STEP 3: Triggering ovulation

When your eggs are mature, you’ll receive a “trigger shot.”

STEP 4: Sperm collection

A semen sample will be collected from your male partner or donor and may be screened for any diseases and genetic disorders. Your embryologist will prepare the sperm by “washing” and filtering them, removing any mucus and non-moving sperm. This leaves a concentrated solution of the most active sperm ready for IUI.

STEP 5: Insemination

Your IUI procedure will be scheduled to happen within 24 hours of the “trigger shot.” During the procedure, your doctor will insert a speculum into your vagina to keep the vaginal walls apart. A syringe containing the prepared sperm is attached to a catheter, which is then inserted through the vagina. The washed semen sample is slowly injected into your uterus.

STEP 6: Two-week wait

After the procedure comes a waiting period before a pregnancy test can be taken known as the “two-week wait.” This can be a difficult time, filled with hope and anxiety. Building a support network can help you during the wait.

Note that pregnancy tests measure the level of hCG in the urine or blood. Therefore, it’s important to take a pregnancy test only when advised by your doctor, because the test may pick up the hCG from the ovulation trigger injection and show a false positive result.

STEP 7: Pregnancy testing and care

If you get the joyous news of a positive pregnancy test, your clinic will closely monitor your pregnancy with scans and blood work to ensure the health of you and your baby. You’ll be released to your OB when your pregnancy is 8 to 10 weeks along.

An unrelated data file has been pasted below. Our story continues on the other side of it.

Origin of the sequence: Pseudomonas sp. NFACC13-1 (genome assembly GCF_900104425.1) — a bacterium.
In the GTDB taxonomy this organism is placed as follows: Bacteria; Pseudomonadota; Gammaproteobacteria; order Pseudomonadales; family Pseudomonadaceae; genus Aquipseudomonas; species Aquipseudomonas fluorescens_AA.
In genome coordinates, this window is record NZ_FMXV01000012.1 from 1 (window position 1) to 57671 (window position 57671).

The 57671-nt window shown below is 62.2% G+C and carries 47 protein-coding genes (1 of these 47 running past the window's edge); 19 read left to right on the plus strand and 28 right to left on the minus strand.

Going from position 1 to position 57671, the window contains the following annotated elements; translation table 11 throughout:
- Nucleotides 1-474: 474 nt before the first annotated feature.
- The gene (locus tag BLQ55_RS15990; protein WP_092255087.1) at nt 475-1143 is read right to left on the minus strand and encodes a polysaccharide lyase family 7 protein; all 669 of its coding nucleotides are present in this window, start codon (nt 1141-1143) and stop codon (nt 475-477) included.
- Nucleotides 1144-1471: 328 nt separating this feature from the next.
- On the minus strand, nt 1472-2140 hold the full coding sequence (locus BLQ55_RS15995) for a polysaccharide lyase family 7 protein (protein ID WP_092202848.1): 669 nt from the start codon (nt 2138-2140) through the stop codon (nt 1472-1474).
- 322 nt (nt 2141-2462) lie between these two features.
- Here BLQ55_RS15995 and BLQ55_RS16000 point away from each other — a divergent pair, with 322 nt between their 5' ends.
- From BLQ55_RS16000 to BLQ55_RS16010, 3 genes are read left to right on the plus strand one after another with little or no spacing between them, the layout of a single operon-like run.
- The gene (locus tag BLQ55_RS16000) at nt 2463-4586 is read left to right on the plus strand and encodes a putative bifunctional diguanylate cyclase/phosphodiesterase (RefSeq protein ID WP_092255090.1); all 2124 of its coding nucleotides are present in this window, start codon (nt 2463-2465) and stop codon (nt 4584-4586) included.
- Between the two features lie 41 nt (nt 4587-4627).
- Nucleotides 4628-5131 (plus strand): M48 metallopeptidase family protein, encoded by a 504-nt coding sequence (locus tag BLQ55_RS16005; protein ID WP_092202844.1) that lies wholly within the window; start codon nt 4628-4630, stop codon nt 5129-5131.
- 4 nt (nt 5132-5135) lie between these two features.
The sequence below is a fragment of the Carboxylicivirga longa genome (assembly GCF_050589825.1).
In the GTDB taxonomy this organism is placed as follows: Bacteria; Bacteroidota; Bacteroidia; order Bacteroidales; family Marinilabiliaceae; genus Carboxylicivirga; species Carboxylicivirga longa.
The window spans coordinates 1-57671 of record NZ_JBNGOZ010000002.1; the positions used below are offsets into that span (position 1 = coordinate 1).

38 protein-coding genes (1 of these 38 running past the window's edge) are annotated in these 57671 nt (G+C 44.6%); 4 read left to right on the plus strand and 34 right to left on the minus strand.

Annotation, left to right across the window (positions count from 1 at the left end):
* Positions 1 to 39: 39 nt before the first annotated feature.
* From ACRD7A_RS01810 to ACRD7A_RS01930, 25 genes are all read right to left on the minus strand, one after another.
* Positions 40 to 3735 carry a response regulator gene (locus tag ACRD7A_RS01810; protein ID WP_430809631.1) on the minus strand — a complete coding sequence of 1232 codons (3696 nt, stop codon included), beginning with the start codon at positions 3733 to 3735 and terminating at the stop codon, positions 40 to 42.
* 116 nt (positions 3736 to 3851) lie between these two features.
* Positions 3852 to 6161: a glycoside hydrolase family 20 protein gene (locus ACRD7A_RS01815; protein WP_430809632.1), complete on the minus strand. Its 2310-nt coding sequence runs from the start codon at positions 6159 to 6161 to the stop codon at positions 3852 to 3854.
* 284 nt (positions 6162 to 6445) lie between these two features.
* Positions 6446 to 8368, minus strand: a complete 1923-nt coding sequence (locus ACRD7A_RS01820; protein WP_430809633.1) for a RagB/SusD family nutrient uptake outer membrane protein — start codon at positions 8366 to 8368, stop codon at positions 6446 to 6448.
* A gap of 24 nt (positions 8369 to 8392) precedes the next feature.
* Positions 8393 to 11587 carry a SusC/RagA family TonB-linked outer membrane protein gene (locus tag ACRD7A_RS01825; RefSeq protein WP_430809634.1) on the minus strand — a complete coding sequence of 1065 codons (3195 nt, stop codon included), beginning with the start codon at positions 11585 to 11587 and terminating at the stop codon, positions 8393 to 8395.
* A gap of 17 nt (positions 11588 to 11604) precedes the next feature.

How successful is IUI?

How well IUI works depends on the reasons for your infertility. People with unexplained infertility, cervical abnormalities, or ejaculation problems typically have the best success. For infertility that has no known cause, pregnancy rates may double with IUI compared with no treatment at all. Treatment is also more successful when used in combination with OI medications.

Just like fertility, IUI cycles are usually less effective as a woman gets older. According to a 1998 study of the outcomes of 9963 consecutive IUI cycles, IUI resulted in pregnancy in approximately*:

  • 11.1%-18.9% of women under 40 years
  • 4.7% of women 40 to 45 years
  • 0.5% of women over 45 years

Fertilization can be difficult to achieve. If IUI doesn’t work right away, it doesn’t mean that pregnancy won’t ever be possible. It may take more than one round of IUI to conceive successfully. 

IUI is less expensive and less invasive than in-vitro fertilization (IVF), but pregnancy rates are also lower. A fertility doctor can advise how many cycles are best for you before considering a different fertility treatment.

*Starosta A, Gordon C, Hornstein M. Predictive factors for intrauterine insemination outcomes: a review. Fertility Research and Practice. 2020;6(23). Stone B, Vargyas J, Ringler G, et al. Determinants of the outcome of intrauterine insemination: Analysis of outcomes of 9963 consecutive cycles. J Obstet Gynecol. 1999;180(6):1522-34.